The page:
Laura Sbrizzi, It’s Not That I Don’t Love Her, 2018 (left) ; Sophia Goshulak, Outlook, 2018 (middle) and Nima Arabi, Identity Crisis, 2018 (right)

Ness by Danielle Clarke is a realistic oil painting of a girl. The story behind the work is that the artist wanted to help the subject, Vanessa, and the audience to appreciate her beauty. Vanessa grew up with a facial deformity and has been plagued with harsh and cruel negative reactions, as well as a general stigma of being different. Through portraiture the artist hopes that representing otherness can lead us as a society towards openness.

Danielle Clarke, Ness, 2018, oil on canvas

Rhizome by Catherine Orav is a triptych of woodcut prints on interchangeable rhombus shaped rag paper. Each work depict the same scene of a landscape centered on a single tree. A variety of clever elements are at play in this work. Rhizome refers to the botanical process of plants creating genetically identical versions of themselves through stemming root-structures, such as the Trembling Aspen in North America. This ability to multiply is parallel to the printing process to create multiples. Tyler Matheson’s Inheritance is a salon style display of vintage photographs from the artist’s personal archive. The framing and the snap shot photos all contribute to a feeling of home, yet the stark blue colour from the cyanotype process shows a clear intervention as well establishes a distinct aesthetic.

Catherine Orav, Rhizome, 2018, woodcut and screen-prints and Tyler Matheson, Inheritance, 2018, cyanotype

Guilin (Gloria) Li’s The Real is an abstract diagram expressing the artist’s inner and external self. The central pastel circles represent the artist’s persona of a sweet, kind and soft girl while a much darker set of colours show her true, inner nature, which can be aggressive and dark. The scribbled Chinese characters depict the broader context of society, friends and family. Hyatali’s When Life Gives You Lemons is a sculptural installation that spreads across the majority of the room with clay lemons. The work is simple, seemingly lacks strong technical execution and trite, but it is one of my favourite works in the show because of its gestural display and how people respond to the title.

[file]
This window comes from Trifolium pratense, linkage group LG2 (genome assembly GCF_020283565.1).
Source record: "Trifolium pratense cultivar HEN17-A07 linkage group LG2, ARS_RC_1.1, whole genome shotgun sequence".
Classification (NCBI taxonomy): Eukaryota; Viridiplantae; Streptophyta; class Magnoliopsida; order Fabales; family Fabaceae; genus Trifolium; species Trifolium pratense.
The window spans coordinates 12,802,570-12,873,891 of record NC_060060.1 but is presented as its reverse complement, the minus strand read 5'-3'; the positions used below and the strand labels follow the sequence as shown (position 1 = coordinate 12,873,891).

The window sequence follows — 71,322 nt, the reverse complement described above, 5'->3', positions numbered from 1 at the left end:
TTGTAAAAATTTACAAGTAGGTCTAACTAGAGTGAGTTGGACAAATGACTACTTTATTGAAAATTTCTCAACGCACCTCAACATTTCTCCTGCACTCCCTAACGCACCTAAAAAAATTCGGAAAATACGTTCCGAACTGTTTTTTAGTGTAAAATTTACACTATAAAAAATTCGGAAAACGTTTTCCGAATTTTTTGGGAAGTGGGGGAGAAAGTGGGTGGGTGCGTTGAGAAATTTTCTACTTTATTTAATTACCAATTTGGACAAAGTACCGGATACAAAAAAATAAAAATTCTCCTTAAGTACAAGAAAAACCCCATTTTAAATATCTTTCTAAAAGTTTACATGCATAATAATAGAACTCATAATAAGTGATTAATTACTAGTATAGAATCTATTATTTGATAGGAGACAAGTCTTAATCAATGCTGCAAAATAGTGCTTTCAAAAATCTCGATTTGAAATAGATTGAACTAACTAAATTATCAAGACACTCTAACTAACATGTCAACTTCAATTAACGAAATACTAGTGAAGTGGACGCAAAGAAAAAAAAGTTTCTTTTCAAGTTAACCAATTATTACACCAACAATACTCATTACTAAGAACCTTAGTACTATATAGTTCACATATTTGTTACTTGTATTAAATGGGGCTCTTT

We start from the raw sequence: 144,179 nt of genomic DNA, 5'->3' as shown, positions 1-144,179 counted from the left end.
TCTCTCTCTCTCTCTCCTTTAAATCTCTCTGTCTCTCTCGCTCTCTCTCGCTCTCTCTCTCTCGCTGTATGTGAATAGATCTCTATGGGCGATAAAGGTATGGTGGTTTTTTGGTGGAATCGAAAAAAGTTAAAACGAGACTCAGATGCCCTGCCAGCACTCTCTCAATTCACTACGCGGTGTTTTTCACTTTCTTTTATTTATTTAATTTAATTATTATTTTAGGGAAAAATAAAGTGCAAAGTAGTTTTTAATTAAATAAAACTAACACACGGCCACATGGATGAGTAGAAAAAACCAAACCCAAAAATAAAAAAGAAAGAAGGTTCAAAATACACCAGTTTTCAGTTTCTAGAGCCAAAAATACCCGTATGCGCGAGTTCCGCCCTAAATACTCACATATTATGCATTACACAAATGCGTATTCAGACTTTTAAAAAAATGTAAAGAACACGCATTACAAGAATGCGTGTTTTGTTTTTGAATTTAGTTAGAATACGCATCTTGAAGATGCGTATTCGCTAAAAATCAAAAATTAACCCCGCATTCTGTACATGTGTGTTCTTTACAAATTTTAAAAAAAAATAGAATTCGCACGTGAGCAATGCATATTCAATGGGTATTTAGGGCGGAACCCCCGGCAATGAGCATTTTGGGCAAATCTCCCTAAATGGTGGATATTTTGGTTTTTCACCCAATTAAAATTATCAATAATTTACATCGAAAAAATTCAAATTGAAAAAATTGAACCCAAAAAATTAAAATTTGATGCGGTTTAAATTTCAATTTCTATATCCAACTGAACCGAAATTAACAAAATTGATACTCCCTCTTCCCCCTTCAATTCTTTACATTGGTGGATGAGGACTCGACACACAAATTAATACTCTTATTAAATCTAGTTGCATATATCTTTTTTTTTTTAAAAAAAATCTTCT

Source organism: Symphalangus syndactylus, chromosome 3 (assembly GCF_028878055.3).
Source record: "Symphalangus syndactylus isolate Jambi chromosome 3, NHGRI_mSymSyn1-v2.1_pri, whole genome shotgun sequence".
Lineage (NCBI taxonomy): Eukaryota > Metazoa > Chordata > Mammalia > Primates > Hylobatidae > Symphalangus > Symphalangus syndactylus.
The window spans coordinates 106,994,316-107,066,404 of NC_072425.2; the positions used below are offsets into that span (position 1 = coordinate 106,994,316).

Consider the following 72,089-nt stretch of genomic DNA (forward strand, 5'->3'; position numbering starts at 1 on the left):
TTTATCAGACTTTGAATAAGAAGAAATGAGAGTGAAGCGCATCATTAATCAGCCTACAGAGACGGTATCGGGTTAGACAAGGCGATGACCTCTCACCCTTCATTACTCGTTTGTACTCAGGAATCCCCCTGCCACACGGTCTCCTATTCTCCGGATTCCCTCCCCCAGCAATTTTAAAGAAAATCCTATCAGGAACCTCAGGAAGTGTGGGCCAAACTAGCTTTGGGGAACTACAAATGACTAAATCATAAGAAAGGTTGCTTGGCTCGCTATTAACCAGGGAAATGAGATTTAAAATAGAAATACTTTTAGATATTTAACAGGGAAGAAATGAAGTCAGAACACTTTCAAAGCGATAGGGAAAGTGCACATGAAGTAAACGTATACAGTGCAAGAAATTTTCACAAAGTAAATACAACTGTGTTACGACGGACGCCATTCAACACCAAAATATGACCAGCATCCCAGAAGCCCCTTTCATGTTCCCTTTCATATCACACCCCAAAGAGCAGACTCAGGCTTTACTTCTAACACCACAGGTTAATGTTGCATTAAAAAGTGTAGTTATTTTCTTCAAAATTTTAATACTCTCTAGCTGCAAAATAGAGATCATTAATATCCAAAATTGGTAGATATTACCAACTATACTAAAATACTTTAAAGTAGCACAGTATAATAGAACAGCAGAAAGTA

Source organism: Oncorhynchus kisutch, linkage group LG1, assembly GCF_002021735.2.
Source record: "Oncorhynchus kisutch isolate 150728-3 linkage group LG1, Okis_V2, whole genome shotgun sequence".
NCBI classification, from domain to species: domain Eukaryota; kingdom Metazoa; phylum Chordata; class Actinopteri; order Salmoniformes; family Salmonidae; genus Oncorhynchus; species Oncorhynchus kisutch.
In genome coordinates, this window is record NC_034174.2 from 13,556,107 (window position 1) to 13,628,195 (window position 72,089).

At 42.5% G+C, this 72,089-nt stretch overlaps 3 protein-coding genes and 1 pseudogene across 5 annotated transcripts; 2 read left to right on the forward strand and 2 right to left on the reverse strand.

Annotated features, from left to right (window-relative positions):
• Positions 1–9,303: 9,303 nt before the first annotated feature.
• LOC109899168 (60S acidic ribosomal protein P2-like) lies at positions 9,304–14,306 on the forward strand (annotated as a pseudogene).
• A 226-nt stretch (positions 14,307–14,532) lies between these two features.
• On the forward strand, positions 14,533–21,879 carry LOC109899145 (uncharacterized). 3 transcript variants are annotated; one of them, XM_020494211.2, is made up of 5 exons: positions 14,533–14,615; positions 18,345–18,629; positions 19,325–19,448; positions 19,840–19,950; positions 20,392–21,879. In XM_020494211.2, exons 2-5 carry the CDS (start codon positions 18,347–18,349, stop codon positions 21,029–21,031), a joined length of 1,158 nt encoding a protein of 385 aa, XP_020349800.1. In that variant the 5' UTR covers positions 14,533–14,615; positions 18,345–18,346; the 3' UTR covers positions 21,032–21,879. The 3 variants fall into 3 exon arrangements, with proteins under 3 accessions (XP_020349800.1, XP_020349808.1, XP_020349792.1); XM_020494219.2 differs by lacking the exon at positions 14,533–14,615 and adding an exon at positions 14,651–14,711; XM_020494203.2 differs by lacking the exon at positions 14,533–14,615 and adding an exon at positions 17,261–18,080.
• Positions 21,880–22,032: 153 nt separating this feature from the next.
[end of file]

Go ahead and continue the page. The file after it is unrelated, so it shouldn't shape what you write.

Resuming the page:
Guilin (Gloria) Li, Real, acrylic, ink and oil on canvas (left) and Shannon Hyatali, When Life Gives You Lemons, 2017

In the Cell Gallery there is Study II by Camden Wallenwein. Exploring chance and reclaiming the detritus of the printmaking process, the artist takes dirty rags and runs them back through a press. A fascinating study that really takes printmaking to a meta and self-reflecting realm.

Study II by Camden Wallenwein

Lastly, in the Process Gallery, we have three distinct sequential audio works on loop and two sculptures by Elham Fatapour. Fatapour’s Trapdoor are found pieces of wood with decorative designs painted on them. The overhead lighting in the room has been turned off, only the trapdoors are spotlighted. The first audio piece Untitled by Danjing Lin is an eclectic mix of noises from highly textured soundscapes to scroll through pop radio stations. Carlie Mackrell’s Whale in the Studio provides the space with the sounds of a whale’s call juxtaposed by the grinding sounds of a construction site. Christina Chiarelli’s Premonition, Paranormal Activity, Ascension, Malaise, Transcending is an series of ethereal sounds. The ominous sounds combined with the notion to lift the trap door by its clasp, changes the atmosphere from gallery to horror movie.

Elham Fatapour, Trapdoor 2017, found wood and acrylic

The show tackles concepts from personal concerns to broad cultural issues, abstraction to realism and many more varied styles and various ideas.

Nathan Flint

*Exhibition information: March 14 – 25, 2018, Gallery 1313, 1313 Queen Street West, Toronto. Gallery hours: Tue – Sun, 1 – 6 pm.

 

Leave a Reply

Your email address will not be published.